Join Corey Nachreiner, CTO, and Marc Laliberte, Information Security Threat Analyst, on July 26th as they explore their key findings from the first quarter of 2017.
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Most cryptographic signatures are in fact the hash of the message encrypted with the signer's private asymmetric key. By decrypting the key using the matching public key, the verifier can obtain the original hash, and hence, match that to a locally calculated value of the message's hash.
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Suppose that Bob wants to send Alice a private message3, but Bob doesn’t trust the channel used to transmit the message. If it falls in the wrong hands, Bob wants to avoid that the message meant for Alice’s eyes only, can be read by anyone else.I believe this answers your new question well. Regards, Joe
Bob could use an algorithm to encrypt his message, and then Alice would need to use an algorithm to decrypt it. If the same key can be used for encryption as well as decryption (or if the key for decryption can be derived from the key used for encryption), Bob and Alice are using a symmetric key algorithm. The problem with such an algorithm is that Bob and Alice need to exchange that algorithm in a safe way first. Anybody with access to the key can decrypt your message.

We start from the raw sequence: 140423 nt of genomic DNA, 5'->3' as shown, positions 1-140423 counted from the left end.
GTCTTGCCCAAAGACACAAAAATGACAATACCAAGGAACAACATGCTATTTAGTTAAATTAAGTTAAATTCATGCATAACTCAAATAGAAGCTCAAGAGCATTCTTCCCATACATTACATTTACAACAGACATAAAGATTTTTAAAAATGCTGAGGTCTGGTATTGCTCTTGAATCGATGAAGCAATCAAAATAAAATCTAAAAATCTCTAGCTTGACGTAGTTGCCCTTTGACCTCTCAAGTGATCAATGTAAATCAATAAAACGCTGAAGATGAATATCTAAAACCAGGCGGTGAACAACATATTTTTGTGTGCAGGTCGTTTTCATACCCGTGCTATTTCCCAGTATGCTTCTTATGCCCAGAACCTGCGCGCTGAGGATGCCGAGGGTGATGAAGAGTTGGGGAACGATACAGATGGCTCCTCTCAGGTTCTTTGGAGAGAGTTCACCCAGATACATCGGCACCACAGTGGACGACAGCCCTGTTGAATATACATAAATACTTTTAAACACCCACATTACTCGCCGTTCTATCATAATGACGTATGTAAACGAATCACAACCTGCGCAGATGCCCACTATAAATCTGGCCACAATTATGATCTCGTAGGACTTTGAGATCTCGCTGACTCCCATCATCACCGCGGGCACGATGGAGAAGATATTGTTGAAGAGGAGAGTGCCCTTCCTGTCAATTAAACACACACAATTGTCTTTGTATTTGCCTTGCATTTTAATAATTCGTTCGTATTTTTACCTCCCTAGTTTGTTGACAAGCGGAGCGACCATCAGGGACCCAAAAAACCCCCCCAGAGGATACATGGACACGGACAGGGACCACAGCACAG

To avoid this, Bob and Alice can choose an asymmetric key algorithm. In this case two different keys are used: one key to encrypt, the other one to decrypt the message. One key cannot be derived from the other. Now if Bob wants to send Alice a private message, Alice can send her public key to Bob. Anybody can use this key to encrypt messages meant for Alice. When Bob sends Alice such an encrypted message, Alice will use her private key to decrypt it. Suppose that Chuck intercepts the message, he won’t be able to read it as long as he doesn’t have access to Alice’s private key.
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